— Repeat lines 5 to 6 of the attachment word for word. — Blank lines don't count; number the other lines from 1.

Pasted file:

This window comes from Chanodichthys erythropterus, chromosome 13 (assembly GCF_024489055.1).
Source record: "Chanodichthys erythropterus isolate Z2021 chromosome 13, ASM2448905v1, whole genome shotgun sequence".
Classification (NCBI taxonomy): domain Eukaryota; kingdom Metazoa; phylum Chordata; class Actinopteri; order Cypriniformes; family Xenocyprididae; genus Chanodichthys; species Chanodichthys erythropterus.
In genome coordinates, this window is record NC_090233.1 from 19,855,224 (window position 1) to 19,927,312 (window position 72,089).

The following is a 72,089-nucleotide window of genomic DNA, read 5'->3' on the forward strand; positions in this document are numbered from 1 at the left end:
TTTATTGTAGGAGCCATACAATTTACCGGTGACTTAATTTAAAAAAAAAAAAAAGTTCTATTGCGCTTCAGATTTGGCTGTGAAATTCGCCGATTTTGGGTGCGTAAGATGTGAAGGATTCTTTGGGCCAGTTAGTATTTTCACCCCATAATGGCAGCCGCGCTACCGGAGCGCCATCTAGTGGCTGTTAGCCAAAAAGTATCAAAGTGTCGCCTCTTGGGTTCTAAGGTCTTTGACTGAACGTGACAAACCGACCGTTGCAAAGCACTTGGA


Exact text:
The following is a 72,089-nucleotide window of genomic DNA, read 5'->3' on the forward strand; positions in this document are numbered from 1 at the left end:
TTTATTGTAGGAGCCATACAATTTACCGGTGACTTAATTTAAAAAAAAAAAAAAGTTCTATTGCGCTTCAGATTTGGCTGTGAAATTCGCCGATTTTGGGTGCGTAAGATGTGAAGGATTCTTTGGGCCAGTTAGTATTTTCACCCCATAATGGCAGCCGCGCTACCGGAGCGCCATCTAGTGGCTGTTAGCCAAAAAGTATCAAAGTGTCGCCTCTTGGGTTCTAAGGTCTTTGACTGAACGTGACAAACCGACCGTTGCAAAGCACTTGGA